A judge has banned journalists from reporting on a deportation case involving a teenager - despite it already receiving widespread press attention.
The youngster is currently fighting to remain in the UK and fears for their safety if deported.
The teen's legal representatives argued the public should be able to know the full details of the legal battle.
But even though the story has gained national and local coverage, an immigration tribunal judge in south Wales has now ruled the media should not be allowed to publish any details which may identify the youth.
That includes their name, age, country of birth, whereabouts in the UK they live and details about their family.
Judge Mr Nigel Osborne insisted the child's "long-term interests" outweighed any principles of open justice.
In making a ruling at Columbus House in Newport, south Wales, he said: "The appellant may have derived some support from the press, but I have to look at what I consider to be in their long-term interests.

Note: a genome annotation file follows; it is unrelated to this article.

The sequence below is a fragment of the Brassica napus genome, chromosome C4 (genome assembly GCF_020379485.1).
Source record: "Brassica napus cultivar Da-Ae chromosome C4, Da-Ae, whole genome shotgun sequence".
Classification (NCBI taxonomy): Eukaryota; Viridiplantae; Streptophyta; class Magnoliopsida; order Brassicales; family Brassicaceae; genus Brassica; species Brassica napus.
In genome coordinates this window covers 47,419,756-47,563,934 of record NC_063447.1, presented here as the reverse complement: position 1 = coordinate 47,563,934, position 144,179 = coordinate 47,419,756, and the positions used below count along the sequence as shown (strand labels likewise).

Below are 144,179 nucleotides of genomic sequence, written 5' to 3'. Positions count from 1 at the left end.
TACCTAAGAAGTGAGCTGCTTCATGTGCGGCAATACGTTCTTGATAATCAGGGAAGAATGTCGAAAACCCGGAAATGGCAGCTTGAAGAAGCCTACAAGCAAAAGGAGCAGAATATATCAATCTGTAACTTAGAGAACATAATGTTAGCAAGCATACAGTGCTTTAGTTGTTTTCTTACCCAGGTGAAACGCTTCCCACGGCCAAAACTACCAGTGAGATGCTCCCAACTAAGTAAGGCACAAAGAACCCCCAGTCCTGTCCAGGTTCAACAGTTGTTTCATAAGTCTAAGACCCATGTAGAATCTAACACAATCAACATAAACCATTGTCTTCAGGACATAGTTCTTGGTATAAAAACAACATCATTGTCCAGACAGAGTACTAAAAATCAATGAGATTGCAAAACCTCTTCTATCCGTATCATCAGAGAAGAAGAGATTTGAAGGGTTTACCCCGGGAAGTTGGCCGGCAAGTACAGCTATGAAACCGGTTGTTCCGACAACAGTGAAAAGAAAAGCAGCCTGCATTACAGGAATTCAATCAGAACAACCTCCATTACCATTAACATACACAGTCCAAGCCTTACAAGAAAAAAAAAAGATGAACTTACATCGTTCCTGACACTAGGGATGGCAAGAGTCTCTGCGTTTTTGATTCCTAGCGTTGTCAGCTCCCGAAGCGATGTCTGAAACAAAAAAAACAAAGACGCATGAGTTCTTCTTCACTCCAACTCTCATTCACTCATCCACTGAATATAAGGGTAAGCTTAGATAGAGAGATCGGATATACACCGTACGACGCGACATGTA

"I am aware that you have already been identified. Although (you have been happy with this) to date, that may not be the case in the future."
Before making his decision, Mr Osborne had declined to hear submissions from several members of the press about the anonymity order because they were not "party to" legal proceedings.
He then made a court order under Rule 13 of the Tribunal Procedure (First-tier Tribunal) (Immigration and Asylum Chamber) Rules 2014.
It said: "Unless and until a tribunal or court directs otherwise, the appellant is granted anonymity due to their young age and vulnerability.
"Failure to comply with this direction could lead to contempt of court proceedings."
Proceedings have been adjourned until October 5 and a final judgment is not expected until later in the year.
Copyright (c) Press Association Ltd. 2016, All Rights Reserved. Picture (c) Ben Birchall / PA Wire.